• Rehabilitation Specialists
    Because every stroke is different, treatment will be different for each person. Rehabilitation is provided by several types of specially trained professionals. A person may work with any or all of these:
  • Physician
    All patients in stroke rehabilitation have a physician in charge of their care. Several kinds of doctors with rehabilitation experience may have this role. These include family physicians and internists (primary care doctors), geriatricians (specialists in working with older patients), neurologists (specialists in the brain and nervous system), and physiatrists (specialists in physical medicine and rehabilitation).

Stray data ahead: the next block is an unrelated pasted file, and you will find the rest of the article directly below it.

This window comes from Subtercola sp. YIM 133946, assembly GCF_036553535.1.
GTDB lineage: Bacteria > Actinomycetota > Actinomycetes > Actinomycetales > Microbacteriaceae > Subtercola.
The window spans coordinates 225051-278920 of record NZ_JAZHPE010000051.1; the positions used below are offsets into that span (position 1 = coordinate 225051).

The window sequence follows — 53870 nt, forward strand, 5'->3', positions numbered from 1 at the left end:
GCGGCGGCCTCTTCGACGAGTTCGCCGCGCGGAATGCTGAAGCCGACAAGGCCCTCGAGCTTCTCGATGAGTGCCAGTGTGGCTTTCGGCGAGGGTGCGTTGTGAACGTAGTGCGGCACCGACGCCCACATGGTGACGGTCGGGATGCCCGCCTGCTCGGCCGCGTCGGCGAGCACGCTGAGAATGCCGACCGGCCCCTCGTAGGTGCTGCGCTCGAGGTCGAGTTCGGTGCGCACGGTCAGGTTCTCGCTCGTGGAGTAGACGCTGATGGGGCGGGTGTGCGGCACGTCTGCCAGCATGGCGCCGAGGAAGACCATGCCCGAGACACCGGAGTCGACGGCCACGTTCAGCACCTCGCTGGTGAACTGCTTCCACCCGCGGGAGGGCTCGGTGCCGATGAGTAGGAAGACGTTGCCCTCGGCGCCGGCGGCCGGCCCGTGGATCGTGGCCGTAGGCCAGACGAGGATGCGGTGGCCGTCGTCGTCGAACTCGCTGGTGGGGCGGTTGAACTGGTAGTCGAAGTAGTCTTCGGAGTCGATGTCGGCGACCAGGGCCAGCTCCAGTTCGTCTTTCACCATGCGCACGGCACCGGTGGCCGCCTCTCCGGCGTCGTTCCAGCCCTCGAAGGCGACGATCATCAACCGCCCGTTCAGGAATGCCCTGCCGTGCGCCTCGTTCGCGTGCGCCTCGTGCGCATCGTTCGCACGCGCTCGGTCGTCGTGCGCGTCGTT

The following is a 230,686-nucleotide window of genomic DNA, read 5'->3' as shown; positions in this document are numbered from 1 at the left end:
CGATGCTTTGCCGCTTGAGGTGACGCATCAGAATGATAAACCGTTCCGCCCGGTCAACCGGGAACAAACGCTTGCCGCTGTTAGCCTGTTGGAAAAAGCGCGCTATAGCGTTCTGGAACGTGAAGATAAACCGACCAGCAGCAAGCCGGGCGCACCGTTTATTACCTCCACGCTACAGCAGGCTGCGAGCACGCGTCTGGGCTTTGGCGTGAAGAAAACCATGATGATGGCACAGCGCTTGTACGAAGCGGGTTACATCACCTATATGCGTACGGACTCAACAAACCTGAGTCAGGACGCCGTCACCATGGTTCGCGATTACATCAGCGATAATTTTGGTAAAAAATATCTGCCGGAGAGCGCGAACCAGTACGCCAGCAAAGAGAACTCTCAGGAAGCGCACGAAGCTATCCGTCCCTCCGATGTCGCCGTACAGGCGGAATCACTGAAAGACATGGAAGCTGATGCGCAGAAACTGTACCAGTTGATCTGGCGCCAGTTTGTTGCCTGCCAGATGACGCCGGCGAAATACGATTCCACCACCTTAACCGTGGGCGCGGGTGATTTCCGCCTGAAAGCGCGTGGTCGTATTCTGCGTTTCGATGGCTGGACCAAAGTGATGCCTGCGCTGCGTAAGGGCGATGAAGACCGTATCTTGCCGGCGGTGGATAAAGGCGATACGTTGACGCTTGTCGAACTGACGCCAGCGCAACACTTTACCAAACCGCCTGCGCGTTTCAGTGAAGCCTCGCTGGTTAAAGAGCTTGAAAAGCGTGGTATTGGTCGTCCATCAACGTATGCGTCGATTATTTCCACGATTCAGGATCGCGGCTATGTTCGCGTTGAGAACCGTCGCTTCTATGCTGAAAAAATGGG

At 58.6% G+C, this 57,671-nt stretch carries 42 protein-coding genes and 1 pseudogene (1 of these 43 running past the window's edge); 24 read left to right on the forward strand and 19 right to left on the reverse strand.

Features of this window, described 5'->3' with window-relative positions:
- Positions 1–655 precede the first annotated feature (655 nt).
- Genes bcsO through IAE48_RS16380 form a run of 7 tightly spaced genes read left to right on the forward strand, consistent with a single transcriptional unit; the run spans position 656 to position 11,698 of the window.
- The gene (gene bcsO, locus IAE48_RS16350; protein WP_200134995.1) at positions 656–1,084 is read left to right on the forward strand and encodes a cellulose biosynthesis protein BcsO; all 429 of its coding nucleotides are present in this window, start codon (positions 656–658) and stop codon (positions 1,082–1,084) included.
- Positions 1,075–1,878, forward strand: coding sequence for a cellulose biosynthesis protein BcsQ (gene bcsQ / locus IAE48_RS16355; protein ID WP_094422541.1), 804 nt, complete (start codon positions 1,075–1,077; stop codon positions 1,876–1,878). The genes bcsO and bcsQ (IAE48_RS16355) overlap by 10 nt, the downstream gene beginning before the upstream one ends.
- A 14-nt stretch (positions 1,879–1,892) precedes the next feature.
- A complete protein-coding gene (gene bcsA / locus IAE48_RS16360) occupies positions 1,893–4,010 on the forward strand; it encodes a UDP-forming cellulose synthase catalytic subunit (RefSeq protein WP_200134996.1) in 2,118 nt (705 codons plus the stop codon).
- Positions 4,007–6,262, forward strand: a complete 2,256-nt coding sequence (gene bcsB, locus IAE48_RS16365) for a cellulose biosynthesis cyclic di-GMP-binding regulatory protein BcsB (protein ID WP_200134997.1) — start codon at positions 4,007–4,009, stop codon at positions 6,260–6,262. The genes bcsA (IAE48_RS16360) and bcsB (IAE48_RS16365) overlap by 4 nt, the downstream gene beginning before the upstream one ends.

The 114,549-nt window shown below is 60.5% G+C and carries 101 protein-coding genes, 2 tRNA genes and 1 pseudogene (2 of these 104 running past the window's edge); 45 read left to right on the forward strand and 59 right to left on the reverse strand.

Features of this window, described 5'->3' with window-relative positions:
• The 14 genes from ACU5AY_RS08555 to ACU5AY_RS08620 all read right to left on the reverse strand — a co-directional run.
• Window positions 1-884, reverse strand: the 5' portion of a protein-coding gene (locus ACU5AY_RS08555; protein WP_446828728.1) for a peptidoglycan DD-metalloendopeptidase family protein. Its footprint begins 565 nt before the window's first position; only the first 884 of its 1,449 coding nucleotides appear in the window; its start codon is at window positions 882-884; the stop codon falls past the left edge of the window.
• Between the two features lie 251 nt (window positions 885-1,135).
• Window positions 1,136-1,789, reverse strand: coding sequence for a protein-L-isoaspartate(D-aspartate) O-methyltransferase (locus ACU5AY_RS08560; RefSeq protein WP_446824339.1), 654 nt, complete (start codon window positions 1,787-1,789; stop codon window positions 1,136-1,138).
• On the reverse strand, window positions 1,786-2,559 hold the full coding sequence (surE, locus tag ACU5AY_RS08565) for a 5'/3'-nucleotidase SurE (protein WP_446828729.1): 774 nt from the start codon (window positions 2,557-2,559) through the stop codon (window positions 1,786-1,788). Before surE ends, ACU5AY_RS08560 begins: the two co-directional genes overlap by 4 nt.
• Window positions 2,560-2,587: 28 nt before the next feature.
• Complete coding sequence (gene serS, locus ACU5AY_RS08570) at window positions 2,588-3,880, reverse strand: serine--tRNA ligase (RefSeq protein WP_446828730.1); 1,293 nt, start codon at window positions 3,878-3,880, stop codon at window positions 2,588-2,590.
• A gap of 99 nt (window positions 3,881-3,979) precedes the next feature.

• Rehabilitation nurse
    Rehabilitation nurses specialize in nursing care for people with disabilities. They provide direct care, educate patients and families, and help the doctor to coordinate care.
  • Physical therapist
    Physical therapists evaluate and treat problems with moving, balance, and coordination. They provide training and exercises to improve walking, getting in and out of a bed or chair, and moving around without losing balance. They teach family members how to help with exercises for the patient and how to help the patient move or walk, if needed.
  • Occupational therapist
    Occupational therapists provide exercises and practice to help patients do things they could do before the stroke such as eating, bathing, dressing, writing, or cooking. The old way of doing an activity sometimes is no longer possible, so the therapist teaches a new technique.
  • Speech-language pathologist
    Speech-language pathologists help patients get back language skills and learn other ways to communicate. Teaching families how to improve communication is very important. Speech-language pathologists also work with patients who have swallowing problems (dysphagia).
  • Social worker